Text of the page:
Sigh... it seems that in this season of life, so many of my days are like this.  I read the magazines and books and listen to other mothers speak on encouraging programs such as Focus On The Family, and they tell me: "Simplify! Slow down! Take time for yourself!" but all the advice in the world can't seem to give me the steam I need to accomplish the necessary and I am caught in this hurried whirlwind of life, watching the pages of the calendar flip before my eyes in fast-forward.

In the end, after the groceries were mostly unpacked and the perishables were put away and the banana peels littered the dining room table and the little kids were put into their beds so Mommy could have a quiet-time, I realized that I forgot something.  Maybe I could have asked for help?  No... I don't mean I should have turned around to the customer behind me and asked them to watch my kids for a minute while I scanned my groceries, although it may have worked, considering there were a lot of seniors shopping that afternoon and they always seem intent on chatting with my kids (even when I'm in a hurry).  But that's not what I'm talking about... something - or maybe Someone - was trying to remind me that a simple heartfelt prayer, such as "HELP!" and turning my focus heavenward to a God who cares about even the little things, could make a difference in my day. 

It's easy to feel alone in your struggles when you are the one with the unending list that won't change until your kids grow up and leave home.  Even after that milestone, I imagine, there are hurries, worries and stresses that can plague you and leave you emotionally harried.  I guess what we (what I) need to remember is that you don't have to do it all on your own.  God's love is like a reassuring hand on the shoulder, a gentle reminder that His faithfulness will not fail and that his mercy is freshly available like each new day when the sun slips up and over the horizon.  Life may not change significantly when a prayer is offered up in desperation - it doesn't mean that the laundry will be magically folded, dinner will be on the table and an angelic being will come down and scrub your toilets for you.  However, I believe that with the asking, and with the acknowledgement of a need for God's presence, there will be a provision of strength for the day.  Like manna from heaven, God's provision is usually just enough, just on-time and leaves you still needing Him when you wake up the next morning.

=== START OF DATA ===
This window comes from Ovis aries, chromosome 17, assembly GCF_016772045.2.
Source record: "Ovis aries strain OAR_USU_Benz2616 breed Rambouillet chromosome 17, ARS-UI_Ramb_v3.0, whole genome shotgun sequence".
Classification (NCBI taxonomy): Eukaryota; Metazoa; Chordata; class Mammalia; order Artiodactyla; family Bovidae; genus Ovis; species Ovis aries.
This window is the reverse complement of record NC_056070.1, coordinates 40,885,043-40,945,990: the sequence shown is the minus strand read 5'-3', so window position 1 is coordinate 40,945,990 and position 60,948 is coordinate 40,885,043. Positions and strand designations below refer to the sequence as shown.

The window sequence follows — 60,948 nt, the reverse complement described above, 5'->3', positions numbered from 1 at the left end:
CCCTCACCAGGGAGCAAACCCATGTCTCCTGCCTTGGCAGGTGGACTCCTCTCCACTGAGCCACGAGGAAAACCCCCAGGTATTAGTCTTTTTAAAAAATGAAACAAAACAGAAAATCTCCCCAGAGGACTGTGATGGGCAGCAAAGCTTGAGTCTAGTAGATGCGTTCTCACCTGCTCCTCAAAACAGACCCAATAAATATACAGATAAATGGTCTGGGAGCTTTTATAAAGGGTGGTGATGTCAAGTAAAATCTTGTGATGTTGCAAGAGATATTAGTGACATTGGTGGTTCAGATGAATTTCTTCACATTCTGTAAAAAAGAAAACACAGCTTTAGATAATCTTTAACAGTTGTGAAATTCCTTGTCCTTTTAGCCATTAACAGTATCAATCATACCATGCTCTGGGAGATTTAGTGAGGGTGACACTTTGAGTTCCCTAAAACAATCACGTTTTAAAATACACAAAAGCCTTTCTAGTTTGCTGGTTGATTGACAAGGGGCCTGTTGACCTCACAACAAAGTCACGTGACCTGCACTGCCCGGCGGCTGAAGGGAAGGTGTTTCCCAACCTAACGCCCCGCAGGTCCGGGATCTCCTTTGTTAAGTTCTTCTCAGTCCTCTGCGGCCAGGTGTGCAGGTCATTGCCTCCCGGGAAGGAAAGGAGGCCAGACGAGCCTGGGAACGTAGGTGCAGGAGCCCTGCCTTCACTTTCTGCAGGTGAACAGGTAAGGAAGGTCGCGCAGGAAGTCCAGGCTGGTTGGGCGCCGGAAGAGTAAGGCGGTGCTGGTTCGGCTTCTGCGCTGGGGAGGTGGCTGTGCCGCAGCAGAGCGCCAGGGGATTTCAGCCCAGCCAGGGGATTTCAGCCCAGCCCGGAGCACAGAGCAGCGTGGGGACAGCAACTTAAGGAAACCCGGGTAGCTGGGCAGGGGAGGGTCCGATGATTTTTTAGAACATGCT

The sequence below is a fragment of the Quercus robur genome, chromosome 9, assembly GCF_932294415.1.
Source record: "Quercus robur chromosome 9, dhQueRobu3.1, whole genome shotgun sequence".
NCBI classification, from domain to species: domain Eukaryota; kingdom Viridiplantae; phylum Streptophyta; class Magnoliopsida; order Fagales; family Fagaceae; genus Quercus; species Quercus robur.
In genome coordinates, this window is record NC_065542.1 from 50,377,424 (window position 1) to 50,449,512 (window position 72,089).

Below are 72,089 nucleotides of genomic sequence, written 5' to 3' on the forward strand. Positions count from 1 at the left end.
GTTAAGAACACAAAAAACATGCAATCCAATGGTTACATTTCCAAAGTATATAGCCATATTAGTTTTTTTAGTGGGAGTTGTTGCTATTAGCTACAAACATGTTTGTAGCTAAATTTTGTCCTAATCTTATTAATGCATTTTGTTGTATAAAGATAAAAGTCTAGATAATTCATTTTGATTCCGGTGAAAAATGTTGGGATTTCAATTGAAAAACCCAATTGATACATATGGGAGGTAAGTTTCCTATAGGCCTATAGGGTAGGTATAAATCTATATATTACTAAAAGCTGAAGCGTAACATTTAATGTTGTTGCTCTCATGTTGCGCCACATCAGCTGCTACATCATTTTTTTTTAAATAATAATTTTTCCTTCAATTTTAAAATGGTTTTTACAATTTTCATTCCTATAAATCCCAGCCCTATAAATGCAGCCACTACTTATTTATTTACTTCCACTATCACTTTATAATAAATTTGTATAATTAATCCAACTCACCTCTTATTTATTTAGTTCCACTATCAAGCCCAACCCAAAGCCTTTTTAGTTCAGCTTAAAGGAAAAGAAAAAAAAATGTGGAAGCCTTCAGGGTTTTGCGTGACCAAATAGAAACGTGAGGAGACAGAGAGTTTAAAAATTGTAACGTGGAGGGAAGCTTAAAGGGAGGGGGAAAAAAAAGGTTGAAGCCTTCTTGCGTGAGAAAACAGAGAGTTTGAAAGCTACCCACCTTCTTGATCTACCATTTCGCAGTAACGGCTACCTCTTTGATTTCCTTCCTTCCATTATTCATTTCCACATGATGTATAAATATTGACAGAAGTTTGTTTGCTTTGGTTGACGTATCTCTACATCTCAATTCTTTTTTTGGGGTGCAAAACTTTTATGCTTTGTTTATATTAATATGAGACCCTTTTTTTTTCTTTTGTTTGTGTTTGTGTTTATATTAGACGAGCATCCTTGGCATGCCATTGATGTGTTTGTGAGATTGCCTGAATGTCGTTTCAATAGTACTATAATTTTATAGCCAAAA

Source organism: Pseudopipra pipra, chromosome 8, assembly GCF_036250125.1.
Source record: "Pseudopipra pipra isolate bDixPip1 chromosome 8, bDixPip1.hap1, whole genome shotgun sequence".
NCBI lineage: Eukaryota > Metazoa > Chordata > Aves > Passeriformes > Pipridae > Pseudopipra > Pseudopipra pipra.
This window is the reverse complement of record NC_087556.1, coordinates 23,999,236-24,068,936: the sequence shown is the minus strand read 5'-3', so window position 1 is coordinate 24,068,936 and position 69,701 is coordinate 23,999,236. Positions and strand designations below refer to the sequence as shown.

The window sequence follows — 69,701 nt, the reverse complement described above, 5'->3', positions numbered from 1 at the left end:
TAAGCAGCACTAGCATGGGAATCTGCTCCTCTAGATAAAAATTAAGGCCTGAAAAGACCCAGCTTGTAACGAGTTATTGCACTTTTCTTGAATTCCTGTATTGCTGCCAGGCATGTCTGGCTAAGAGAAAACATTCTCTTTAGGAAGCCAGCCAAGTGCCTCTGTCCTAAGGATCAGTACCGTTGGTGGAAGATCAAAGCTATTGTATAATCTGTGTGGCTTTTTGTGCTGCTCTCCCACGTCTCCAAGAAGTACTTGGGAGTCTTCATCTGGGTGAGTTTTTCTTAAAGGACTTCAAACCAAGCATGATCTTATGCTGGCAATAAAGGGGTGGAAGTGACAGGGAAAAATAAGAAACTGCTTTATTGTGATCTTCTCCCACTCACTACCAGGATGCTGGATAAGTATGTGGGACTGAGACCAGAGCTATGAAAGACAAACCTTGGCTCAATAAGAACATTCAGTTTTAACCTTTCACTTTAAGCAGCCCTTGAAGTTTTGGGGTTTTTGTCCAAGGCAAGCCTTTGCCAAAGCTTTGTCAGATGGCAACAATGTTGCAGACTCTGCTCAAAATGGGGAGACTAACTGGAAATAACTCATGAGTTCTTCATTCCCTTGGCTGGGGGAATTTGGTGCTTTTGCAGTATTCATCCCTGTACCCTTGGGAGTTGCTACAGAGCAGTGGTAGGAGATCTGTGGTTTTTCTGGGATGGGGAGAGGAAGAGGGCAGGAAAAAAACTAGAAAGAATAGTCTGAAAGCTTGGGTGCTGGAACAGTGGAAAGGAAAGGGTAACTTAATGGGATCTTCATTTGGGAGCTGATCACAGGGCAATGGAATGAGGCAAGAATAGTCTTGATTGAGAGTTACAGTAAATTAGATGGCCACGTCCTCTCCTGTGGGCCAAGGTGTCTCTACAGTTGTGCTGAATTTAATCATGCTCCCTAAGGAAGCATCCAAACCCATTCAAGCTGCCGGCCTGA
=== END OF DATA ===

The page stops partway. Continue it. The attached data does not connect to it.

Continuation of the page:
Naptime is about to be over.  Dinner is yet to be made.  The house is a mess.  Okay, I can easily acknowledge that I'm not on top of my game.  So... here goes...
God...please help me.

Tuesday, February 7, 2012

Miniature Successes

Sometimes you have to be content with the miniature, everyday successes in life.

I did a load of laundry.
I gave my youngest two kids a bath and they had a fun time playing together, in the tub.
I whipped up a batch of dough for Naan bread.
I didn't stay in my p.j.s all day, despite feeling tired, cranky and under the weather.
I didn't eat too much chocolate.  Wait... hold on, is there such a thing as too much chocolate?
As much as I'd like to conquer the world, write a book, be a genius teacher to my kids as I homeschool, and exhibit myself as a domestic goddess day after day... it just doesn't happen.
At least, in the end, I can be content in one thing:
I am accepted in the Beloved.

"to the praise of the glory of His grace, by which He made us accepted in the Beloved." Ephesians 1:6

Thursday, January 19, 2012

When Homeschooling Sucks (and your curriculum isn't working)